For many South Africans, budgeting is nothing more than a painful, penny-pinching process that sucks the joy out of life. Over and above the hard facts often revealed at the bottom of the balance-sheet, most of us are left, post-budgeting, swamped by a flood of negative emotions which include frustration, guilt, envy, anger, shame, disappointment and despair. Little wonder that, despite involving the simplest of mathematical equations, the personal budget has become procrastination’s dearest friend.
Possibly the leading reason why we as humans avoid budgeting is because budgeting per se has very little to do with maths. Budgeting is in fact a deep personal experience during which we discover the difference between what we want now and what we want most. And therein lies the secret to managing one’s money: budgeting starts with a personal determination of the prize. The end goal. The dream. The very thing we want more than anything else. It involves a deliberate, personal decision to sacrifice what we merely like for something that we truly love. It’s a conscious decision to forego instant gratification in purposeful pursuit of true personal satisfaction. You see, without an end goal or a prize, the very existence of a budget is secondary, for in the words of the Cheshire Cat in Alice in Wonderland, “If you don’t know where you’re going, any road will get you there.”
Preparing a budget places one in the position of master over both one’s money and financial destiny. More than merely mathematical, it involves an important psychological shift – from being slave to one’s creditors to being manager of one’s hard-earned money. Simply put, a budget involves telling your money what to do so you don’t end up wondering where it went.
Whether your prize is overseas travel, a comfortable retirement, tertiary education for your children or the purchase of a sports car, the very existence of a pre-determined goal can have an enormous impact on one’s spending behaviour. It’s common cause that, in the absence of a budget, consumer spending is nothing more than erratic, whimsical and emotionally driven. In fact research shows that, if consumer spending isn’t controlled by a personal budget, their spending generally falls into one of the four following categories:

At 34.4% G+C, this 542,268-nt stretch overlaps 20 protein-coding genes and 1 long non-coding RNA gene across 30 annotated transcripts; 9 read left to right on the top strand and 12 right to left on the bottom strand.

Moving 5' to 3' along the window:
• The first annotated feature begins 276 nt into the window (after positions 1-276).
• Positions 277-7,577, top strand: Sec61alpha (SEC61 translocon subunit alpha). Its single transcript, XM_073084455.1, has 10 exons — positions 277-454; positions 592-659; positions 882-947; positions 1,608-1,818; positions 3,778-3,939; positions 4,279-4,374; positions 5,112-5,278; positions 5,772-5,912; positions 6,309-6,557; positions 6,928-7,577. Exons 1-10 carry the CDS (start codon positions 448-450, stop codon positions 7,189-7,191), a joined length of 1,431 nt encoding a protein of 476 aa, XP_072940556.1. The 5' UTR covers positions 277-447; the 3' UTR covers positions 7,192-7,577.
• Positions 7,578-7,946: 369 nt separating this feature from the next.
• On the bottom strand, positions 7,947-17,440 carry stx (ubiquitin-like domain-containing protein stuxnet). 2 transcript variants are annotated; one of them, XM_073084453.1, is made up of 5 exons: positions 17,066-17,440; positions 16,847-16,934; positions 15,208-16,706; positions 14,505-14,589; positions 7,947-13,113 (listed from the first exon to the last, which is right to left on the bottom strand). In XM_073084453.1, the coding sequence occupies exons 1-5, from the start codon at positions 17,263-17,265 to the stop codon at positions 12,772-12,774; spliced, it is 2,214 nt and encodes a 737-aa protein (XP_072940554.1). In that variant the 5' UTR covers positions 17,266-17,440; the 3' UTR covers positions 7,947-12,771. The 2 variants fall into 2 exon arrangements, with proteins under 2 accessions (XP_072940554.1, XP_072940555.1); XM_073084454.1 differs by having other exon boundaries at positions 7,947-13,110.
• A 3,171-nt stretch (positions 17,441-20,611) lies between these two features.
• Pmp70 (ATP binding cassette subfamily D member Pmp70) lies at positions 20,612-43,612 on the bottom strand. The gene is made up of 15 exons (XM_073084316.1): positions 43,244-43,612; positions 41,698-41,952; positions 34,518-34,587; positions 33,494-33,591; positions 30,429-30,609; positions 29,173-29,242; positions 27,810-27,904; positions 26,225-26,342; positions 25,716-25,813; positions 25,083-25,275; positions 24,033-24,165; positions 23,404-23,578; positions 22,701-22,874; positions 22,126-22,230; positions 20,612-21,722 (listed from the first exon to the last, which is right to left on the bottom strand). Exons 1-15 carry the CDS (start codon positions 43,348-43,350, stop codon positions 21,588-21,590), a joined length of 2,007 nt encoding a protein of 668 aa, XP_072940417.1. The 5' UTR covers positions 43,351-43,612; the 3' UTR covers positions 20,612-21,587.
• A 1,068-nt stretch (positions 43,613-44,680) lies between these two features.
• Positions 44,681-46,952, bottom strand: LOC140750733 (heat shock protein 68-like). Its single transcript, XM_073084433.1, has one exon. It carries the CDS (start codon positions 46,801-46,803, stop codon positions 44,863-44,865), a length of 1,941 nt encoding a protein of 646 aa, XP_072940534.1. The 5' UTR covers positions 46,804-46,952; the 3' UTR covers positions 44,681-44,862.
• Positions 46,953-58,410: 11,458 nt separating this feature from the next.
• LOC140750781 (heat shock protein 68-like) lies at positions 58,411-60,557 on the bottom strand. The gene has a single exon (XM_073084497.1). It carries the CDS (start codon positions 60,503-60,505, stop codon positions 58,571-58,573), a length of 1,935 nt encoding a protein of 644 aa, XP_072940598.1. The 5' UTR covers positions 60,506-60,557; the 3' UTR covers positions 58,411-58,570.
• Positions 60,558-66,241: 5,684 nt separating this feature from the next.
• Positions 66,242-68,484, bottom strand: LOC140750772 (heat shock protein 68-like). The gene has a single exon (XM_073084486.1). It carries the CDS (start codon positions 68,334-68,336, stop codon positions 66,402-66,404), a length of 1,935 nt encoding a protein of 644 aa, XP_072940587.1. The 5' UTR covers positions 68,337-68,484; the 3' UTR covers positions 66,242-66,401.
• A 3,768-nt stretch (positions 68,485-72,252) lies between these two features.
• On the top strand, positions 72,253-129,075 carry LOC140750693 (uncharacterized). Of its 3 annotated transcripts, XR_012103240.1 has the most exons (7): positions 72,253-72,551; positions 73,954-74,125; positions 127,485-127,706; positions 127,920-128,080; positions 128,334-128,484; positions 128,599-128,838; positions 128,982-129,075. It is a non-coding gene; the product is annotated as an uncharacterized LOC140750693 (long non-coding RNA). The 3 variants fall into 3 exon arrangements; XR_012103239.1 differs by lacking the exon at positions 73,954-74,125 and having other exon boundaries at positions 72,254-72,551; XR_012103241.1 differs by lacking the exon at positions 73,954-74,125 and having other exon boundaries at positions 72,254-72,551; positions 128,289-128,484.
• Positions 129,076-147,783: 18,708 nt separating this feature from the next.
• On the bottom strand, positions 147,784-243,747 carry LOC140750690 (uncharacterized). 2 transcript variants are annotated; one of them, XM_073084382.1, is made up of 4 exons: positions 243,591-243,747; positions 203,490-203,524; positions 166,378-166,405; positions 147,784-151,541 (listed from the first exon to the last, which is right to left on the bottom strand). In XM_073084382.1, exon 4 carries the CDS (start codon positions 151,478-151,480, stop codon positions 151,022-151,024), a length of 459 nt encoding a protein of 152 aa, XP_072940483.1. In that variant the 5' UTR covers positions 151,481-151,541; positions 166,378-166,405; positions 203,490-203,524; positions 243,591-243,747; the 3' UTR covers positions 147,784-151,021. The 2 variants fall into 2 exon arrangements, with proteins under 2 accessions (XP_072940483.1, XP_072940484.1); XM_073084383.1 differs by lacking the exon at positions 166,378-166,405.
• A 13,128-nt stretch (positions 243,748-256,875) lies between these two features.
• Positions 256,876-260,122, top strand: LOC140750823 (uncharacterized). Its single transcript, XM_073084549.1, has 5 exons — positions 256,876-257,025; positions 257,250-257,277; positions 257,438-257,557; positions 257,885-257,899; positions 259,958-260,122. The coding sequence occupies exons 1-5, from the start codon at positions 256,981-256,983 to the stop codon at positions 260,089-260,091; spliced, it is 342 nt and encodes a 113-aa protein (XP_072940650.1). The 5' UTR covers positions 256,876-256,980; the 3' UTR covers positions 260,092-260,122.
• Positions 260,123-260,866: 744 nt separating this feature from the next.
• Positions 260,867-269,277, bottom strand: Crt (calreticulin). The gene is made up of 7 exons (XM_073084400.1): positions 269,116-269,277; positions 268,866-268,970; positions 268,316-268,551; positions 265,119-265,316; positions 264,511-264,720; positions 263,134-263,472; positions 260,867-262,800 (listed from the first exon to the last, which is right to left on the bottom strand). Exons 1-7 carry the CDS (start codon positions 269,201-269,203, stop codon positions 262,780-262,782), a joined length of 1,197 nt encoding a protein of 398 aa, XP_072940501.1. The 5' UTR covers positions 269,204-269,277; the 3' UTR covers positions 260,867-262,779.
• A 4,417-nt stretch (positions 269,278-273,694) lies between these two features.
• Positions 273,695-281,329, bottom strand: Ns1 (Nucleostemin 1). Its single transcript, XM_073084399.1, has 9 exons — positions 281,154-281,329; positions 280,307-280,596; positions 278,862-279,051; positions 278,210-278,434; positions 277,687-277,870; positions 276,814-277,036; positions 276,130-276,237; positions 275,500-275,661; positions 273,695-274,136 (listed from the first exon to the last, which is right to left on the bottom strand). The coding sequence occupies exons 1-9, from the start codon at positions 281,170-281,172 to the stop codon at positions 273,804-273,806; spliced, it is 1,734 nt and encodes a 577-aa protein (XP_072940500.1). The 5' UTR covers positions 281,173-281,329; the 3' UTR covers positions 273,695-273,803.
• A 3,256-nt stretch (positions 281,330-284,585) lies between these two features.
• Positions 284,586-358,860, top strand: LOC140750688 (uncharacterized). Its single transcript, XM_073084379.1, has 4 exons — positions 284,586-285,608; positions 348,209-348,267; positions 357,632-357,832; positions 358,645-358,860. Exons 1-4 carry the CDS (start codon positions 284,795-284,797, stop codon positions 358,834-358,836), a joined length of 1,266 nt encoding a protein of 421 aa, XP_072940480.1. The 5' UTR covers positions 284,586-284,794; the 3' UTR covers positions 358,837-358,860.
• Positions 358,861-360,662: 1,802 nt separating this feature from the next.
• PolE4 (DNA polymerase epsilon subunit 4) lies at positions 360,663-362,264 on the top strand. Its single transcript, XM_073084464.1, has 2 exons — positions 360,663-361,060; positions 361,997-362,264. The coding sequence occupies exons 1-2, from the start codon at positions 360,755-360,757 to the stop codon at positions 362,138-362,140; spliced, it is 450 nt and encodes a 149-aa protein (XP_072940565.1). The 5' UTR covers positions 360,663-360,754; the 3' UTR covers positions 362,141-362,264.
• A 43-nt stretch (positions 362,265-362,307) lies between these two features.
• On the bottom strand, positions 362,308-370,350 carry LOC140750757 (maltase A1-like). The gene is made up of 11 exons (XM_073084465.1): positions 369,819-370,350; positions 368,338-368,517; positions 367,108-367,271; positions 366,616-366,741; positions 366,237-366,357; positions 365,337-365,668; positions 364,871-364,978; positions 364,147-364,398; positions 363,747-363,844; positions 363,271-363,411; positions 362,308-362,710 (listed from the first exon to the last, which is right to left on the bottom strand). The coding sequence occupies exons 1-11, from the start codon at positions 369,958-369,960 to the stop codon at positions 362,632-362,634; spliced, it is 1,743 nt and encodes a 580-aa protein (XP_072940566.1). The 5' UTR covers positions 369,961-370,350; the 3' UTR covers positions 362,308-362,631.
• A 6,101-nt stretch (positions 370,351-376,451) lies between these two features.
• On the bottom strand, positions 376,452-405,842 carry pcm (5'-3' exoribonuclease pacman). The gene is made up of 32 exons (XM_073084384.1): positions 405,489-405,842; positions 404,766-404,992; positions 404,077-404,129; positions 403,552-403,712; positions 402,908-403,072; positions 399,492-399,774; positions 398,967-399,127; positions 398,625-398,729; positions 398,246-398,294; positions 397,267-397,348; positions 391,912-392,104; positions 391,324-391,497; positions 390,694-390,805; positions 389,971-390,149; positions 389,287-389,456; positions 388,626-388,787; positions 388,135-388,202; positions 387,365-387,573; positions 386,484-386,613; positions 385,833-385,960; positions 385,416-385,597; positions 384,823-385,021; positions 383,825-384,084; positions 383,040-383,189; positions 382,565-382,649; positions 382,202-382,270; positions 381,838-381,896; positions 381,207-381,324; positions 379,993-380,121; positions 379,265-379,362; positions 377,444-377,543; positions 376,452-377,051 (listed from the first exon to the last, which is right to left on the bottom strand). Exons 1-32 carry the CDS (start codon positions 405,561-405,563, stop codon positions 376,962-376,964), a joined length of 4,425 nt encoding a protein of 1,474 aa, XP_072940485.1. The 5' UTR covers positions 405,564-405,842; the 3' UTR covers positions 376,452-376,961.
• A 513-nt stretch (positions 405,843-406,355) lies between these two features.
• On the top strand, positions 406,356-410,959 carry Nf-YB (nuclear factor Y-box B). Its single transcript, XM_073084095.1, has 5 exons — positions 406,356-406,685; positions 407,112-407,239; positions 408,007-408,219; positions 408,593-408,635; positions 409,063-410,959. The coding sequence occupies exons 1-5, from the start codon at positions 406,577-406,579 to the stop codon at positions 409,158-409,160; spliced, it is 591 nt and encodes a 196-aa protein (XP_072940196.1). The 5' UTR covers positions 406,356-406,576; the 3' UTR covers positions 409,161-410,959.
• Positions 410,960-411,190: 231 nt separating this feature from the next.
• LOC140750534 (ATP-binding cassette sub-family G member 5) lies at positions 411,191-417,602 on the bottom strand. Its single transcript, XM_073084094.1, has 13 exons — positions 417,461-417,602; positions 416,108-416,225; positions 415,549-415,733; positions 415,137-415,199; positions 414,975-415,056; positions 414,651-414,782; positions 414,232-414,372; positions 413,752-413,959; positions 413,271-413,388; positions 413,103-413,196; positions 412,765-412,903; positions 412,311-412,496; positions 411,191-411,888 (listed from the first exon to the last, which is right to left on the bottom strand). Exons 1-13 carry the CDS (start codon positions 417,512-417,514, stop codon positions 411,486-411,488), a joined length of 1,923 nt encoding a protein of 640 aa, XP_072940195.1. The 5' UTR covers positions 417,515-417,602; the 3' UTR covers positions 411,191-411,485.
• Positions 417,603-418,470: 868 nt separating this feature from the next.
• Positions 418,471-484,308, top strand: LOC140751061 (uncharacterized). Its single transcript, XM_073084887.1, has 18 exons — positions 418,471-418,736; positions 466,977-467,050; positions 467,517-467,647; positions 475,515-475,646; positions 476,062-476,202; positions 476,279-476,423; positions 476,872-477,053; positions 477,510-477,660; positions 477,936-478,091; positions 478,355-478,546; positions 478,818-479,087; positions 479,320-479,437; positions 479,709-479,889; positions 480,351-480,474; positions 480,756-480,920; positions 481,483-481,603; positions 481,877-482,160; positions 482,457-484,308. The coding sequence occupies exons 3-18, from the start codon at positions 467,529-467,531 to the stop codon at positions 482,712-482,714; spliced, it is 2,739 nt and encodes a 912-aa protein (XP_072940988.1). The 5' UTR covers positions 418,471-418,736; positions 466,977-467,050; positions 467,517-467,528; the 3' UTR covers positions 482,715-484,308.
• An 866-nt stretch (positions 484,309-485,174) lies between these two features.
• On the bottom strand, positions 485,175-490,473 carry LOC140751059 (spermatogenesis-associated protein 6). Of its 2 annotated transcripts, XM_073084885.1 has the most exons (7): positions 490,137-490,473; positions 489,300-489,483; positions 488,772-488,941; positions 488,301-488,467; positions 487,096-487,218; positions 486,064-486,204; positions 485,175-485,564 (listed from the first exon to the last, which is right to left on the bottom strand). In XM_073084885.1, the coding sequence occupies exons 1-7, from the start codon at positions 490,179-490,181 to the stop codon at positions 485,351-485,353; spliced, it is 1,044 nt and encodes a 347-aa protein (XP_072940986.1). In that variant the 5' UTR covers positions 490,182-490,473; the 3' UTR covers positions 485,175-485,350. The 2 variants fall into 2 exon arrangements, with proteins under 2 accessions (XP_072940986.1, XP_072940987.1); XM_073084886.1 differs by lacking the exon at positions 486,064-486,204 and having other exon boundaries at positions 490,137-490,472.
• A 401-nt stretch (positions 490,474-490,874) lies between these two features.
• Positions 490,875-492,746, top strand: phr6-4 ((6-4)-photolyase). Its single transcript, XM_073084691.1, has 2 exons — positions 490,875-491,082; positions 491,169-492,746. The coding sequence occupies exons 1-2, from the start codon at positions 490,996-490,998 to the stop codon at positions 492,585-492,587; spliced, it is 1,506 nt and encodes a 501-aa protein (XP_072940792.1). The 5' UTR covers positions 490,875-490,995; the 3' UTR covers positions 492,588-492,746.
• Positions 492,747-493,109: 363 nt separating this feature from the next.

- Habitual spending: Purchasing that mandatory café latte every morning from your favourite coffee shop because you don’t feel you can start the day without it.
- Bargain hunting: The ill-conceived belief that one can save money by actually spending.
- Impulse shopping: The heady, short-lived rush that some people experience by buying on impulse.
- Retail therapy: Obtaining emotional satisfaction from the very act of shopping.
When it comes to personal money habits, there’s an apt adage that seems most applicable: “If you keep doing what you’ve always done, you’ll keep getting what you’ve always got.” In the absence of personal financial goals, the regrettable reality is that our spending habits will probably remain wanton and directionless – with overspending, debt and anxiety being the obvious (and consistent) results. Identifying the prize and putting a workable budget in place to achieve it, means embarking on a deliberate plan to ensure a different (and better) outcome.
Knowing your own personal prize and having a budget to achieve it means one can take pleasure spending one’s money on purpose – sans guilt, regret or anxiety. Far from being a dreary tool in an age of austerity, a budget has the power to re-position you as the driver of your financial destiny. It is a mechanism that re-directs one’s focus from how much you have, to how much you can do with what you have. In its simplest form, budgeting determines the difference between how much you earn and how much you spend. True wealth is what you deliberately decide to do with the difference.
Spend wisely and have a blessed day.